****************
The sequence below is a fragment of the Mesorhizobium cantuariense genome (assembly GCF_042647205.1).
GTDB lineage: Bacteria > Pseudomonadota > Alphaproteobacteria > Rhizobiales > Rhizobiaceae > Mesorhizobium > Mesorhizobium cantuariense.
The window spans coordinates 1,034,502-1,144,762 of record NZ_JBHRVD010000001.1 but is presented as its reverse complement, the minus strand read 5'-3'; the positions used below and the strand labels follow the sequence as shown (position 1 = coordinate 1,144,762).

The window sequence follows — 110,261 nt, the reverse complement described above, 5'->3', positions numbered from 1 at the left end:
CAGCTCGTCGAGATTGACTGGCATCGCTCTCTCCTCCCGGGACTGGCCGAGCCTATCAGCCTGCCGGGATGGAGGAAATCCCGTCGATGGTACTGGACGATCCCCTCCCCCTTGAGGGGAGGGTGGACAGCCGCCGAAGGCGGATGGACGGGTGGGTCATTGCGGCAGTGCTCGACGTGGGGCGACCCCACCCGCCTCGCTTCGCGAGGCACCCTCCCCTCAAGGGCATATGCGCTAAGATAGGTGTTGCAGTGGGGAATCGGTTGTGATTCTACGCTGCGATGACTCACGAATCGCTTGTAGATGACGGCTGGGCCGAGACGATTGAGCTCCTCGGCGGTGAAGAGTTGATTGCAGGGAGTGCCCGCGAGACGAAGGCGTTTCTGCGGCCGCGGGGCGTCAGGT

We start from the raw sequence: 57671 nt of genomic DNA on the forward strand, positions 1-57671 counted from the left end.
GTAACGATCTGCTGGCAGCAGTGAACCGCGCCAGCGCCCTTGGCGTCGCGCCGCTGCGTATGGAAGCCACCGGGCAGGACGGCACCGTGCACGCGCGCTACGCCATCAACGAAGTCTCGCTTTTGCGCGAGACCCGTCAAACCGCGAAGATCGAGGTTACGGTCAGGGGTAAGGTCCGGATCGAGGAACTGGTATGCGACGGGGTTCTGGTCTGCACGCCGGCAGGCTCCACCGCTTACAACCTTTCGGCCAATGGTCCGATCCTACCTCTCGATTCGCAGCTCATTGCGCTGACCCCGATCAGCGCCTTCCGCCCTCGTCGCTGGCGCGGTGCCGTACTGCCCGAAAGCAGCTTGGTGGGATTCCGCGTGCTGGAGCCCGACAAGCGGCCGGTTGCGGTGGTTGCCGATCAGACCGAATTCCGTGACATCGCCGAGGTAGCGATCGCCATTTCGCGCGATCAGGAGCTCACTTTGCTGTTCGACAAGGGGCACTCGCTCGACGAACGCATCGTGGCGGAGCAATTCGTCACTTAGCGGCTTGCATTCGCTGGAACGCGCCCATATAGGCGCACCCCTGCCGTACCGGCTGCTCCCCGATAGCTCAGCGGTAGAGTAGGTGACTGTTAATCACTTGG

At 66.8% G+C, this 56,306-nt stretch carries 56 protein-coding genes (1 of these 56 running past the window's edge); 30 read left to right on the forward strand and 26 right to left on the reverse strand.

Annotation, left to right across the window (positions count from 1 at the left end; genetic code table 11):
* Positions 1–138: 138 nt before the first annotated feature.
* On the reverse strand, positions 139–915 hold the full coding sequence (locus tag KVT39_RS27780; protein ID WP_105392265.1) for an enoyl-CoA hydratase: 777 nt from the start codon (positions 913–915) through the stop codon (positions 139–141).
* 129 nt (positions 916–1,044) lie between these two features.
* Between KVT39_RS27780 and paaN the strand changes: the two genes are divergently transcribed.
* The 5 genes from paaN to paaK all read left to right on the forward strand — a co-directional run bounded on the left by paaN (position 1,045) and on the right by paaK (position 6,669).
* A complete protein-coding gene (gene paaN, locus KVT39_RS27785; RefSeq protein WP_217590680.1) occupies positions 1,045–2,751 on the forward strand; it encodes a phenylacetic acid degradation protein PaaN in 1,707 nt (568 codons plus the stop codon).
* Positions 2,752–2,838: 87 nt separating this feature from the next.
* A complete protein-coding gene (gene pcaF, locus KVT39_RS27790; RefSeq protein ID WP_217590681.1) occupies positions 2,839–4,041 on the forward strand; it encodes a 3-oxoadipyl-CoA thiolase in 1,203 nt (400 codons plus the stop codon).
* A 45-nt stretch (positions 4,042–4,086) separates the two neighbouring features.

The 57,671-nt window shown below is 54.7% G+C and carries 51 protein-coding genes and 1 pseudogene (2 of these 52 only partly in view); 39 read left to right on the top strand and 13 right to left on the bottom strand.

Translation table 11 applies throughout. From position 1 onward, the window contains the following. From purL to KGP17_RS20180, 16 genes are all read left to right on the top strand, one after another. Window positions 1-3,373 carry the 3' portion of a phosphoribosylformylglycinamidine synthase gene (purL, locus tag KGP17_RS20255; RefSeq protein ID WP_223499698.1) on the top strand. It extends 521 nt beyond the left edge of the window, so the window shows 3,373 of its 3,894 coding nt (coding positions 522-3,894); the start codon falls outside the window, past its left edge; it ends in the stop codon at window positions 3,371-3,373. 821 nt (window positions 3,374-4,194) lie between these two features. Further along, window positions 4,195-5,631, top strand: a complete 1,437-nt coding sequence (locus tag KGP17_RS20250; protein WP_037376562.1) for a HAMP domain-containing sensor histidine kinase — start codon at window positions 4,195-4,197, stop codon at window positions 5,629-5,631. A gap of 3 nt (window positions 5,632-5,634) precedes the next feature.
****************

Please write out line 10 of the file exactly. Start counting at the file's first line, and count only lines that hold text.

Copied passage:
* Positions 1–138: 138 nt before the first annotated feature.